by Tony Mendoza, Esq. and Emily Duke, Esq.
Security experts have long said that sharing intelligence about cyber-threats is essential to the defense of information systems throughout all aspects of our society: business, government, and community-based organizations. These systems are like the central nervous system for our economy and much of our society – except that we don’t have a centralized brain processing information from all those systems to readily identify when trouble is present on any one system, and learn from different responses to figure out which damage control techniques are the most effective. Cybersecurity experts have long understood the need to share cyber-threat information – recognizing that sharing threat information helps achieve a common good from which everyone benefits. Governments at all levels share a responsibility to protect the nation from cyberattacks and criminal activity, but because of the largely private ownership and operation of much of the country’s IT infrastructure and systems, the ultimate responsibility for assuring that cyber-threats don’t bring our economy to a standstill is a shared, public-private one.
Recognizing that information must be shared in order for one organization to spot a threat that was encountered by a different, but similar, organization, robust private and public entities have voluntarily formed organizations to share intelligence about cyber-threats. These are called Information Sharing and Analysis Centers (ISACs). ISACS typically form around “communities of interest” to collectively share information, which the ISAC’s experts analyze, thus enabling the respective communities to take proactive steps in which to protect their information systems and other critical assets. ISACs have formed around financial services sector (the Financial Services ISAC), retailers (the Retail Cyber Intelligence Sharing Center), state governments (the Multi-State ISAC), the health care industry (the National Health Information Sharing and Analysis Center), and others.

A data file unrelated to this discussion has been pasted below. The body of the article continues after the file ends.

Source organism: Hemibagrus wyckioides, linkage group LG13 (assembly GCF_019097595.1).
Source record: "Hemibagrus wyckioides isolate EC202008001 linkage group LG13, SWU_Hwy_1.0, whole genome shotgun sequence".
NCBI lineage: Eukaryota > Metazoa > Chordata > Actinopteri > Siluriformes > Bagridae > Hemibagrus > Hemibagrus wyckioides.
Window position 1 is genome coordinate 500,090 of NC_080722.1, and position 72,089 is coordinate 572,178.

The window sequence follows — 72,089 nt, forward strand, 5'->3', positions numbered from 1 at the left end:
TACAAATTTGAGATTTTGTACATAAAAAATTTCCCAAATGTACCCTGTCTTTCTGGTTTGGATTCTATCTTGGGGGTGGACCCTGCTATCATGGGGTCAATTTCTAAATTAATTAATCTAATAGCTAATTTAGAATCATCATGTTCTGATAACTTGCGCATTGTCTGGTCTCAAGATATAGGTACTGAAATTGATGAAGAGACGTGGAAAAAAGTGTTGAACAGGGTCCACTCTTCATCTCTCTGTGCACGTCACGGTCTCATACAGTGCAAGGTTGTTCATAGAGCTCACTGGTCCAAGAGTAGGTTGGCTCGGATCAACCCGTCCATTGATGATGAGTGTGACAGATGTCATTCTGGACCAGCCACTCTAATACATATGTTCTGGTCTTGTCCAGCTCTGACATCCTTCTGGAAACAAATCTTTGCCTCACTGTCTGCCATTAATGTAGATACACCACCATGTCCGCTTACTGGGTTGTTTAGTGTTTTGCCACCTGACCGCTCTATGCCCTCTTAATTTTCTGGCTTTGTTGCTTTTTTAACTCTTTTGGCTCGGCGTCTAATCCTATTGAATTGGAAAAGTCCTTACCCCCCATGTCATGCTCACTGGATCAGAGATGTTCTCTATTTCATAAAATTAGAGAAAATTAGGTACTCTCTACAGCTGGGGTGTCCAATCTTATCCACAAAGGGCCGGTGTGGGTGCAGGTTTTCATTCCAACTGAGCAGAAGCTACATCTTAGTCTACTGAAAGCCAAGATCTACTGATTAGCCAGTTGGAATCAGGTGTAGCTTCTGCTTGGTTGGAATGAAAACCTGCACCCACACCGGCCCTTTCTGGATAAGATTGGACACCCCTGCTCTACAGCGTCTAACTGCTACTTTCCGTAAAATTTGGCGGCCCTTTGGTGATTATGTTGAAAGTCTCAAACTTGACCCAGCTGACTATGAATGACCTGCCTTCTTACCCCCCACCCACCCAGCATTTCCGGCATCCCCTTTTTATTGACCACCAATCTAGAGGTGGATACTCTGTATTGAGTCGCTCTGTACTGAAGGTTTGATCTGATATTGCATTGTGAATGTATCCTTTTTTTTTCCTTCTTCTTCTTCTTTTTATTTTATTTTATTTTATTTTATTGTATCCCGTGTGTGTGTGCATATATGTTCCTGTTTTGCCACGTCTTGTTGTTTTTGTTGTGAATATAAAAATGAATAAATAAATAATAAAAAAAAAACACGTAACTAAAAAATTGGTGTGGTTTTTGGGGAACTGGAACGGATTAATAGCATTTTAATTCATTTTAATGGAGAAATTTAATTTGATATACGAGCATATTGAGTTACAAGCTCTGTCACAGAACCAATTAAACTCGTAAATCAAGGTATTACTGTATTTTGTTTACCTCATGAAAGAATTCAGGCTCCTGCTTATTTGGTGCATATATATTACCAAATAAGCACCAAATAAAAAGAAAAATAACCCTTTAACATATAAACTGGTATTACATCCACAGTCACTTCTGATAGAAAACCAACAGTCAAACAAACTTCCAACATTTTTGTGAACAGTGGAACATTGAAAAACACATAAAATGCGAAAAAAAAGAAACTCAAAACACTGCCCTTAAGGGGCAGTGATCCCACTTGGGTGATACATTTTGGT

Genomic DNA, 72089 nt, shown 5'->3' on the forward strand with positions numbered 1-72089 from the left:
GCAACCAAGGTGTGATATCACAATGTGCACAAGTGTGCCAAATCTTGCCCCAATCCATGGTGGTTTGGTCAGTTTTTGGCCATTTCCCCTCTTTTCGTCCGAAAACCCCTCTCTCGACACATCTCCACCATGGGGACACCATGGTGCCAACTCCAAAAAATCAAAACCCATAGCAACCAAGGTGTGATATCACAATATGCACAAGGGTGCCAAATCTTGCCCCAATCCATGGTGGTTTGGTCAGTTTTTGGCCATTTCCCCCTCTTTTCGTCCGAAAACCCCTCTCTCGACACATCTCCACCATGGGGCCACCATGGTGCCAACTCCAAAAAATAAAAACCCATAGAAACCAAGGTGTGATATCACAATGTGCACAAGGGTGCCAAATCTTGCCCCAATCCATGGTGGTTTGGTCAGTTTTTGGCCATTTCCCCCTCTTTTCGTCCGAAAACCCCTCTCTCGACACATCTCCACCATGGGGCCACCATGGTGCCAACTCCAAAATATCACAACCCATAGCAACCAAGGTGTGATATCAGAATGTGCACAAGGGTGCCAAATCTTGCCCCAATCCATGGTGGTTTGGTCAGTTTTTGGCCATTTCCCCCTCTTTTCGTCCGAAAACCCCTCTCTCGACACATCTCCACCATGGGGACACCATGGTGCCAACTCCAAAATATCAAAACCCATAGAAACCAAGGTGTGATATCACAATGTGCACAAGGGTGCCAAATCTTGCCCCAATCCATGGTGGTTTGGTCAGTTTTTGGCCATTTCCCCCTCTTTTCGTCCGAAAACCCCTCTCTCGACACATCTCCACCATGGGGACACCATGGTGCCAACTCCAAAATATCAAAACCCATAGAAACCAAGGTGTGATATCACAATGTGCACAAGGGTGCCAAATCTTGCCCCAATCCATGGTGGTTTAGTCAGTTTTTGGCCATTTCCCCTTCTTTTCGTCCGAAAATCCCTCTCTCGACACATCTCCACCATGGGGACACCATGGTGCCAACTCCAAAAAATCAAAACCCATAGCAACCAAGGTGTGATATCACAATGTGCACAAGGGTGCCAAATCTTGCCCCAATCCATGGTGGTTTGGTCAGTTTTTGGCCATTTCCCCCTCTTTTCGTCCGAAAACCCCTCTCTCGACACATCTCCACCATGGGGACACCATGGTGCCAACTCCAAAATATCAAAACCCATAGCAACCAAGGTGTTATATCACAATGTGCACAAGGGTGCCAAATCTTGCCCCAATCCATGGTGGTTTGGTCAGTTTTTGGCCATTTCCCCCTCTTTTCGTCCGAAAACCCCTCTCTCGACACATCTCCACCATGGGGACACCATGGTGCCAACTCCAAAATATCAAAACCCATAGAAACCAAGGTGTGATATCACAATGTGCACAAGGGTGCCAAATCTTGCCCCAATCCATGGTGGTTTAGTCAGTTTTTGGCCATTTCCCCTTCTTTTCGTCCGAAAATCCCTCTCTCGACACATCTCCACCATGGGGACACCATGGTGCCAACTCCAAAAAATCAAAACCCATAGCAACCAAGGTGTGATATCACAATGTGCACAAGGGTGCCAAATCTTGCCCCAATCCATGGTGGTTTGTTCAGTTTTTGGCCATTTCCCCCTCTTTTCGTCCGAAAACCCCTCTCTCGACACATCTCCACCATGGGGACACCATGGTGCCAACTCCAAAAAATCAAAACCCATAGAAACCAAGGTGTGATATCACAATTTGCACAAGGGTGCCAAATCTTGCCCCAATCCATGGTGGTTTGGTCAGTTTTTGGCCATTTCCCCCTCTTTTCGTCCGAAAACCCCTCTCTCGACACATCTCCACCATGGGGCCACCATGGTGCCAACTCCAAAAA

But not all organizations have the financial or human resources to participate in ISACs. Therefore, in 2015, President Obama officially called for the Department of Homeland Security (DHS) to “strongly encourage the development and formation of Information Sharing and Analysis Organizations (ISAOs).” The vision is that ISAOs will be more accessible to main street businesses and local governments, and share a variety of information, including best practices and threat information. Executive Order 13691 led to the establishment of an ISAO Standards Organization that is working to create a cybersecurity information sharing ecosystem – a “white hat network” built on trust.
But sharing can be tricky business: if an organization shares the fact that it has been successfully hacked, even if it has no data breach notification legal obligations, that information can have significant adverse impacts in terms of liability and market reaction. To create a framework for an information-sharing trust environment to flourish, in 2015, Congress passed the Cybersecurity Information Sharing Act (CISA). CISA establishes a legal structure through which private sector entities can share cyber-threat information without incurring liability for disclosing such information.
In the case of sharing cyber-threat information among private sector entities, CISA requires that any shared information be reviewed and scrubbed of any personally identifying information (PII) “not directly related to a threat” that the sharing entity knows about at the time it shares the information. In addition, any private sector industry seeking to avail itself of CISA’s liability protections must utilize security controls to protect against unauthorized access to or disclosure of the shared information. CISA also provides exemption from anti-trust actions for companies sharing cyber-threat information in order to prevent, investigate, or mitigate cyber-threats.